Trump upbeat in Alabama despite stalled agenda
Posted September 23
Even with his chief legislative promise again stalled, the FBI's special investigator inching closer to his inner circle, and a nuclear crisis brewing in Asia, President Donald Trump's return to campaigning Friday after a week of diplomacy was an upbeat affair.
Trump still lashed out at his favorite foils: the media, Hillary Clinton and North Korea's dictator. And his frontal attack on NFL quarterback Colin Kaepernick for kneeling during the national anthem touched the same racial third rail that he's exploited during his past appearances before arenas full of supporters.
But at his evening campaign event for Alabama Sen. Luther Strange -- competing in a primary contest on Tuesday -- Trump largely avoided the fevered anger that's pitched his previous rallies.
Unlike a dark and stormy event last month in Arizona, where Trump bellowed with anger at losing by one vote a key health care measure, he withheld his harshest attacks on Sen. John McCain, who on Friday announced he couldn't support the latest effort to repeal and replace the Affordable Care Act.
"He decided to do something different, and that's fine," Trump shrugged. "We're going to do it eventually."
He avoided direct attacks on members of his Cabinet, and even offered praise for Attorney General Jeff Sessions, who has been subject to a curious series of broadsides by the man who appointed him.
"We love Jeff Sessions," Trump said (he was speaking in the attorney general's home state). When the crowd began chanting the preferred anti-Hillary Clinton salvo "Lock her Up," it was Sessions Trump referred them to.
Even Trump's typically stoic, unsmiling chief of staff John Kelly made a brief appearance on stage after Trump demanded he take a bow, though he declined to say anything aside from "give it up!" when Trump encouraged him to say a few words. His fist-pumping and grin was a distant cry from the serious-minded appearance he's adopted in the West Wing.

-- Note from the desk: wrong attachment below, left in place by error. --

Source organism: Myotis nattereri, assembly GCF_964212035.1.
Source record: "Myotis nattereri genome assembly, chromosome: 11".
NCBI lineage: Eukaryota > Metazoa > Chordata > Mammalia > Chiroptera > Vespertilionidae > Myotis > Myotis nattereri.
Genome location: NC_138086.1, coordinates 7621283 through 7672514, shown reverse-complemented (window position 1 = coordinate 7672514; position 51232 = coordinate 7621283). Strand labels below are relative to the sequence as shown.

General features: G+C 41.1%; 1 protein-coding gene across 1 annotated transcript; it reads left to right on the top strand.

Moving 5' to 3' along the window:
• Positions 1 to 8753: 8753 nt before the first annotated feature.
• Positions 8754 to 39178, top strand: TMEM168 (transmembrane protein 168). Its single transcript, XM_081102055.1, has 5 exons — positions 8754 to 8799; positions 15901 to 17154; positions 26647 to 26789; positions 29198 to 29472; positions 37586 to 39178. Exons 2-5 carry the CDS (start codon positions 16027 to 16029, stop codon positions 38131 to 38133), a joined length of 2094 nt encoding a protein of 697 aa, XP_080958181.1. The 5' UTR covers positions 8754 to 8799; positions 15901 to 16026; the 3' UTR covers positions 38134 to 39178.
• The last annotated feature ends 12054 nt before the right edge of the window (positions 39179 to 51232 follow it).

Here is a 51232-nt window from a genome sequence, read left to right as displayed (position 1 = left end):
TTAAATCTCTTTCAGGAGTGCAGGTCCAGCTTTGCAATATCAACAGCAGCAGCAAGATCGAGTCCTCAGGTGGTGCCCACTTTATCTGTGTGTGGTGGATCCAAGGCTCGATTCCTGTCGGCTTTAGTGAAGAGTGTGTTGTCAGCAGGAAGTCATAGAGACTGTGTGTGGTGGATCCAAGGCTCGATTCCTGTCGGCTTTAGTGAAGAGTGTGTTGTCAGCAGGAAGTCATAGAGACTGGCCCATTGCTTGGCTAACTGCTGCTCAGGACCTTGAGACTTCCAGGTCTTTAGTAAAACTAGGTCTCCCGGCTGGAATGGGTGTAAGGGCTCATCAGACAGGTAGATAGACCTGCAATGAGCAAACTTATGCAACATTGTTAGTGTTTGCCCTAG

After a week darting between meetings with world leaders, listening through translators about the concerns weighing on the world, Trump appeared buoyant to be returning to his preferred venue. He mentioned his week of diplomacy at the beginning of his remarks, and revived his "rocket man" insult of Kim Jong Un, the young North Korean leader who this week called Trump a hard-of-hearing "dotard."
Any concerns about the increasingly personal brinksmanship with the enigmatic dictator weren't apparent. Trump promised his Alabama crowd they'd be safe should Pyongyang attack, and left it at that.
And he chose not to expound at length on the Russia investigation, which continues apace and, according to administration officials, continues to provoke deep anger in Trump.
"In case you're curious, no, Russia did not help me," Trump told his crowd. "It is one great hoax."
It was a standard Trump defense of what's become his presidency's greatest vulnerability. But unlike his rants in private about Mueller and the "witch hunt" investigation, Trump's tone was lighter on Friday.
"I didn't see too many Russians in Pennsylvania," he scoffed.